Also, Senthi’s (female) friend makes a pass at her that’s so subtle that she barely notices. I admit that she’s stoned at the time, for the first and as far as I know only time in her life, so she’s probably not completely sure what it is that she’s noticing.

Most of the time gender and associated things are just there, not plot points. Note that in this setting there’s no taboo on homosexuality, or indeed on anything that happens between consenting adults. Teenagers are considered adult; Senthi loses her virginity at about 14, in a joyful romp with someone a couple of years older. That someone is gay as such isn’t interesting enough for a story to be about. Trans would be interesting, especially since there’s no technology to do something physical about it, and there’s some of that in other stories. There’s a whole culture that effectively has four genders because they regard physical and psychological gender as orthogonal.

Does the work pass the Bechdel test?

WITH BELLS ON. Already in the first chapter– it starts to all intents and purposes in a nunnery. Later on Senthi is taught semsin and finance by women, and women talk about money a lot, and about the gods (some of them present as male; does that count as “a man”?).

Does the work depict people of any social class other than Privilege McPrivilegeson?

Yes, and not only negatively. (I’m not very good at social classes; perhaps everybody who has a roof over their head and enough to eat is Privilege McPrivilegeson. Or -daughter for that matter.)

Does the work contain characters with a mix of religious and non-religious beliefs?

Religion is a bit complicated. In this world the gods are a fact, it’s pointless to believe in them (it would be like believing in trees or horses) but serving none or one or more of them is all normal, and it all happens in the book.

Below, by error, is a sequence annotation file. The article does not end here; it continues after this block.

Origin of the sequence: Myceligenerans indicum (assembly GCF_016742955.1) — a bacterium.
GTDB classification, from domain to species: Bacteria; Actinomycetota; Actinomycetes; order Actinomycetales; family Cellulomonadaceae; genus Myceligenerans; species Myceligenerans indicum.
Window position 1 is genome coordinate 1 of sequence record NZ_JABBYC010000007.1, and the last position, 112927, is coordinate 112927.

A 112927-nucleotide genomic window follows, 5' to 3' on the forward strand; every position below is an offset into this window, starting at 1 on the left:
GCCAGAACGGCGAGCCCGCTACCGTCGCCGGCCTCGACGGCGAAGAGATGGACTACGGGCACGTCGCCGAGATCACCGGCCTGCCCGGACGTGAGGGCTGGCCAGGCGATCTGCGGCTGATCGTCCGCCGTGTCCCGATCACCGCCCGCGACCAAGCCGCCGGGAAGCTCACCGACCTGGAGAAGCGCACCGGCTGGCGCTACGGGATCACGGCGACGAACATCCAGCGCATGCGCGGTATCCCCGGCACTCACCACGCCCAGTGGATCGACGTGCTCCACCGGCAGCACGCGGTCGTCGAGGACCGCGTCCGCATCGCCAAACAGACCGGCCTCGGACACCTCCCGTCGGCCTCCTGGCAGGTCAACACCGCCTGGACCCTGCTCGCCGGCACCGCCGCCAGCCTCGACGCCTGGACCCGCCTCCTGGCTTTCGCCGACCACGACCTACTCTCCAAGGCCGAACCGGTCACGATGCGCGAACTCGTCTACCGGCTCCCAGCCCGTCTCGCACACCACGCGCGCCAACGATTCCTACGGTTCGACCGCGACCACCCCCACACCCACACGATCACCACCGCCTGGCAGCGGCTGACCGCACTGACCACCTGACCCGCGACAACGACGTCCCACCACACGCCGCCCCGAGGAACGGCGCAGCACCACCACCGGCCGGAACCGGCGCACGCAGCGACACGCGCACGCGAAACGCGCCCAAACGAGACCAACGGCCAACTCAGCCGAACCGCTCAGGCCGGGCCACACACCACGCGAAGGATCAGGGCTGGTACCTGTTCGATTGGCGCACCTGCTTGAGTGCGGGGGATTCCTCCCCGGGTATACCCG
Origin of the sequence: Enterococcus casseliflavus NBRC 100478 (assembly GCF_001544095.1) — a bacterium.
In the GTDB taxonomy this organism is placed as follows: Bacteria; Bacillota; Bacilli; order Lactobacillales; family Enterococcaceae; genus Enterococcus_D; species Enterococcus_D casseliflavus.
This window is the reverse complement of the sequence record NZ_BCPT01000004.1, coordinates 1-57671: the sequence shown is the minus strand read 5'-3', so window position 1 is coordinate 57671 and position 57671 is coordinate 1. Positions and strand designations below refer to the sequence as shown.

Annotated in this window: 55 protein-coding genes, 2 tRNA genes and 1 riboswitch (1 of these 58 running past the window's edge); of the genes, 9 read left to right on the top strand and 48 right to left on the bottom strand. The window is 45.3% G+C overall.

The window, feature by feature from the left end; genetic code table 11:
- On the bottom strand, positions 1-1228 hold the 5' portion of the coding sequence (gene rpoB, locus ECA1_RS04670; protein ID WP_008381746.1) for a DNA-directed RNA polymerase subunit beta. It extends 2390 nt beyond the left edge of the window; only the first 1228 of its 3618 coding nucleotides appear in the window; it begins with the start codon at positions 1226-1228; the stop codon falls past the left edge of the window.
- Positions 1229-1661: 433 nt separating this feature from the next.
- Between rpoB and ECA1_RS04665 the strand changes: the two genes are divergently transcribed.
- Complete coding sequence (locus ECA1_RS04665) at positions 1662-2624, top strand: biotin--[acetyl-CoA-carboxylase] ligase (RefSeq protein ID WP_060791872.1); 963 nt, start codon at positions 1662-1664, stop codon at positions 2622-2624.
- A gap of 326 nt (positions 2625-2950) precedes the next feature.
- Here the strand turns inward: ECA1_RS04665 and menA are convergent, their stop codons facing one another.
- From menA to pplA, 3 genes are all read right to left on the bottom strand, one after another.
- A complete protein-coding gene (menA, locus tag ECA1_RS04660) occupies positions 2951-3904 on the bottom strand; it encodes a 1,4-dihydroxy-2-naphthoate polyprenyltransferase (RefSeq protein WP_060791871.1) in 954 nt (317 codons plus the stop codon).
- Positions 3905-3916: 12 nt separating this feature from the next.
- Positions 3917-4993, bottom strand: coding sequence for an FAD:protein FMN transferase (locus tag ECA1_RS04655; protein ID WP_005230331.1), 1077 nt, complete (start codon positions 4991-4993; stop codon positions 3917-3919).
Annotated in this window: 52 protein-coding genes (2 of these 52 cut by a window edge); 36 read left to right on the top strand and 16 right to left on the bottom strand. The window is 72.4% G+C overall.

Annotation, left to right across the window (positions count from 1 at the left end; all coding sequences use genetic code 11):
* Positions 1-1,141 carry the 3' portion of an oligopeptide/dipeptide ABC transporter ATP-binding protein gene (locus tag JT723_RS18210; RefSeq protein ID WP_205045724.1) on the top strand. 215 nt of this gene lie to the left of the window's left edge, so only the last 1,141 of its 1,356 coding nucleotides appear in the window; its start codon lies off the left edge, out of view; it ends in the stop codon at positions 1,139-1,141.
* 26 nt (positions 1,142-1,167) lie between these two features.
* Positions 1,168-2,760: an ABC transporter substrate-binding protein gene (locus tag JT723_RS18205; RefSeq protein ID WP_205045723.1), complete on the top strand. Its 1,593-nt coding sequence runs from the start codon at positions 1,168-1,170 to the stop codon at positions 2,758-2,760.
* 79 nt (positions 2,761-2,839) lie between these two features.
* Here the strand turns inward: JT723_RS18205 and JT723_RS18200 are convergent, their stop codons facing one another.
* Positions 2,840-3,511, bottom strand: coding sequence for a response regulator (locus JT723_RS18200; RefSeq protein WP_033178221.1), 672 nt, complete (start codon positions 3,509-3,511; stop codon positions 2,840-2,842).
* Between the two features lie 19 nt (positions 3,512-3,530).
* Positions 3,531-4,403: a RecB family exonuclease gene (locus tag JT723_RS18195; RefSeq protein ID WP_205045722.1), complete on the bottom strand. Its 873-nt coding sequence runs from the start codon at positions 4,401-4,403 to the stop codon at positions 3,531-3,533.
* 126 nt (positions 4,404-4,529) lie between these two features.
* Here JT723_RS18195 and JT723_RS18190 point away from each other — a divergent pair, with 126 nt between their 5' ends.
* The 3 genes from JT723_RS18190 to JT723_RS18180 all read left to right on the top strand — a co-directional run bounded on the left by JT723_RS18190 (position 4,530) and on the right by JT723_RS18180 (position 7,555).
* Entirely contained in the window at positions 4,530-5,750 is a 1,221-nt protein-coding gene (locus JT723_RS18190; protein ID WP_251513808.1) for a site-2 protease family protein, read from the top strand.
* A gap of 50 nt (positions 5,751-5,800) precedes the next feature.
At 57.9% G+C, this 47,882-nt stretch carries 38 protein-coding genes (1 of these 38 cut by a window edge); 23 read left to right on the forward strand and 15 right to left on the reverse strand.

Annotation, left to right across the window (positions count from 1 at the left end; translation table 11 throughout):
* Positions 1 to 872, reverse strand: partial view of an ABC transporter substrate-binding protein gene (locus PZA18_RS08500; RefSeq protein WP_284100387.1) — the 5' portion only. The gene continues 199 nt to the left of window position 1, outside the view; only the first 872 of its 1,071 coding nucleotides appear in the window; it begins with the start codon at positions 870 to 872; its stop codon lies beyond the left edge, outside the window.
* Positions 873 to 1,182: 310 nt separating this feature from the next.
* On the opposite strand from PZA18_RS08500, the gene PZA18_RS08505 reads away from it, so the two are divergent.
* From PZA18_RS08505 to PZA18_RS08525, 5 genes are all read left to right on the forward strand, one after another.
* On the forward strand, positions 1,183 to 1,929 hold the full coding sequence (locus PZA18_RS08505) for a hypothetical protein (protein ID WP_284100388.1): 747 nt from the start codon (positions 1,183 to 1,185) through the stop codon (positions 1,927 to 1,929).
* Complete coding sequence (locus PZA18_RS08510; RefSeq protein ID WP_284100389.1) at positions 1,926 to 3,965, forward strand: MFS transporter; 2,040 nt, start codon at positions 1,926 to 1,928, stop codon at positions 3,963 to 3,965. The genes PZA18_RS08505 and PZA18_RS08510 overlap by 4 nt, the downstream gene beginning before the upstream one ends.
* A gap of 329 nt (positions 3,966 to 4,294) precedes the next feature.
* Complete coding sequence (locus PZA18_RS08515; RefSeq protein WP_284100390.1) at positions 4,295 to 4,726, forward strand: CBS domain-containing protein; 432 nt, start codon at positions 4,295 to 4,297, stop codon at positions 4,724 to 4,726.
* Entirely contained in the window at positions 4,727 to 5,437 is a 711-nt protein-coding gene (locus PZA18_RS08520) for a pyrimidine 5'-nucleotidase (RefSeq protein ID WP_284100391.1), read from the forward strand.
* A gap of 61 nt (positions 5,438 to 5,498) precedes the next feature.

Does the work depict people who have children, people who are childless by choice, and people who are childless not by choice?

People who have children, check; people who are childless by choice –well, childless because of religious celibacy probably counts; people who are childless not by choice, not explicitly (I don’t know everything about every minor character) but then there’s nothing in the story that’s about that, and I don’t feel obliged to put it in.

Does the work contain

– people who have pair-bonded in a romantic relationship,

yes;

– people who choose not to pair-bond romantically,

yes (Senthi, for most of the novel’s timeline);

– and people who are romantically involved with more than one person?

yes, at least one. Senthi almost takes issue with that but says “well, if it’s true we’re two women who love the same man, and that can only be a good thing”.

Does the work contain people of varying cultural backgrounds?

Probably depends on how you define a cultural background. Hmm, that needs more swimming on.

  1. Felix

    Don’t worry about it, not every single artistic creation has to be militant, and those that are tend to come across as preachy. As for diversity, it does sound like your book has a little bit of everything. (Unsurprisingly, perhaps, since it’s so epic.) And by the way, I noticed the first brown-skinned character right away, and kind of assumed the entire population is mixed like that, the way it is in my stories.

    Speaking of that, I’ve only recently started tackling the issue of gender, gender roles and relationships myself. In fact, some of my best writing doesn’t pass the Bechdel test! But if I had forced the issue, it wouldn’t have been some of my best…

  2. Irina

    That mine passes the Bechdel test is mostly because of the Temple of Naigha: hard not to have conversations among women when everybody within earshot is a woman.

    Also, epic? Compared to what other people write I think it’s very small-scale, concentrating on one person and those parts of the world she can touch.

    As for preachiness, yes, absolutely. Listening to people who insist on relevance in fiction makes me so tired.